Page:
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abbott detroit transmission oil

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hello everyone, I have a customer who has a customer who has a 1913 abbott Detroit.  he tells me the car has a wet clutch.  is it a conventional style transmission, other than the wet clutch, and what would the gear oil be?

I don't seem to be able to dig up much information on the car, abbott Detroit doesn't seem to have made cars for very long.

thanks - terry

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I have used automatic transmission fluid in wet clutches in motorcycles and it worked great. The clutch did not stick,it worked more freely than with the recommended motor oil. And the ATF is good for the chains as well as the clutches.

 

I know nothing about an Abbot - Detroit, or even if the clutch lube is separate from the engine and trans. I just put this out for your information.

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Interesting.  I have a 1912 Abbott-Detroit.  It has a 50 hp Continental engine and it uses a (dry) multi disc clutch.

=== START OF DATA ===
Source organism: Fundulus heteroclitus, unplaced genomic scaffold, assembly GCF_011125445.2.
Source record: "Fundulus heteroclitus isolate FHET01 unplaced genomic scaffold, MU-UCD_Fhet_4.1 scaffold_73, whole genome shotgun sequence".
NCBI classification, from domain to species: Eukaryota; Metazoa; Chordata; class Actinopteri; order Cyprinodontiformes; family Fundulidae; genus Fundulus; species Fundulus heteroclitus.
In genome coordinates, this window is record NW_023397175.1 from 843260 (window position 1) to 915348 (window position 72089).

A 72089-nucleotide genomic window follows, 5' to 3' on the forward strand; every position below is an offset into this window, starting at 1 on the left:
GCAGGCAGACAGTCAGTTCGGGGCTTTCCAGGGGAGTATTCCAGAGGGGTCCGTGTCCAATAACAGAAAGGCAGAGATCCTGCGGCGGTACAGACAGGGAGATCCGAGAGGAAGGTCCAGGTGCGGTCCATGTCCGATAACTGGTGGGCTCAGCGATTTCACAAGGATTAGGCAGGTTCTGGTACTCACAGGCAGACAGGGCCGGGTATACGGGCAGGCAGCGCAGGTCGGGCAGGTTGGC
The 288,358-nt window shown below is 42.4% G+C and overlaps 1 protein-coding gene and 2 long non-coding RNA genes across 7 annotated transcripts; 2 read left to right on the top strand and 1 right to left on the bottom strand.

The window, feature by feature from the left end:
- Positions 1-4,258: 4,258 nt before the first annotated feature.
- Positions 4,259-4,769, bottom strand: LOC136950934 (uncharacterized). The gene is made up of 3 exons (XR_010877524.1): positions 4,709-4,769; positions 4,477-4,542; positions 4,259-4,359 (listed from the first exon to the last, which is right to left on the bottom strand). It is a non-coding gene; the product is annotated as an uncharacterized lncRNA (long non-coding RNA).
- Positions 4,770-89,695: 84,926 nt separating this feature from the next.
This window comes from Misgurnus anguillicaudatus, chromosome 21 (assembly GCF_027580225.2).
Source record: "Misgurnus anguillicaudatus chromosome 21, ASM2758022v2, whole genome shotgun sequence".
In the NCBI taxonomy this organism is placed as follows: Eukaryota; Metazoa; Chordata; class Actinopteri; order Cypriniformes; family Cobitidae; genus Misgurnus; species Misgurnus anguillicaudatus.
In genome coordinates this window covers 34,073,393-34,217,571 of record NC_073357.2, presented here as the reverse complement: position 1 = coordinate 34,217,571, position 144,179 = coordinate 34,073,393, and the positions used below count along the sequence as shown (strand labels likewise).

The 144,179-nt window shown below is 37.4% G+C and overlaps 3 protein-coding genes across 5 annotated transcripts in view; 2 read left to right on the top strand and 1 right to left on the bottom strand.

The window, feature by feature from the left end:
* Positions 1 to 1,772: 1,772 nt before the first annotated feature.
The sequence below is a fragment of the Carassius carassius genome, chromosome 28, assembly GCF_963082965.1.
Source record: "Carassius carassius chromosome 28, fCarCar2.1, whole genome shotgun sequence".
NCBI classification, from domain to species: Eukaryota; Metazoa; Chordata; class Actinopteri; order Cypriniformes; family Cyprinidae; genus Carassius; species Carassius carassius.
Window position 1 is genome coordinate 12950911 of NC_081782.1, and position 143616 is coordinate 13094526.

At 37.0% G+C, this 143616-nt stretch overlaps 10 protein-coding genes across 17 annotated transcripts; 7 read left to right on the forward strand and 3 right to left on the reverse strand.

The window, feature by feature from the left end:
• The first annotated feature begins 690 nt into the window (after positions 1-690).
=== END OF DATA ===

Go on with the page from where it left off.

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thanks keene, that's good to know, I thought it was strange to have a wet clutch.  maybe its wet by accident, like the seal is out of the engine or transmission.

 

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classiccardatabase.com lists 1913 as "multiple disc, dry plate"  If the case doesn't have a fill & drain plug, it needs a seal and washing.

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Thinking about this a little more----IF you find that the clutch is a WET clutch I think you would be safe starting with say a 30W non detergent oil.  I have an '11 Chalmers that uses a wet clutch and over the years have tried various oils.

I can look next week when I get home what I've used.  Too many years ago, too many trials and errors and a terrible memory!

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4 hours ago, Keene Brewer said:

I think you would be safe starting with say a 30W non detergent oil. 

What is 30W oil? SAE 30? After a small number of uses it will be about SAE 60, then 90. It will turn to sludge. Please don't use non-detergent oil. It oxidises quickly and turns to sludge.

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thanks for everyone's replies.  I will pass this on, but I will try to talk to the owner, and see the car.   if its a regular 3 or 4 speed sliding gear trans., would it likely use the 600w steam cylinder oil that is recommended for a few of the old cars?

 

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It really depends on whether any modifications were done to the car. My Buick uses a wet clutch with the trans and clutch sharing the lubrication. 600W oil is recommended. However, through the years some people have blocked the hole that allows the oil to flow from clutch to trans and run automatic transmission fluid in the clutch area and 600W in the trans area.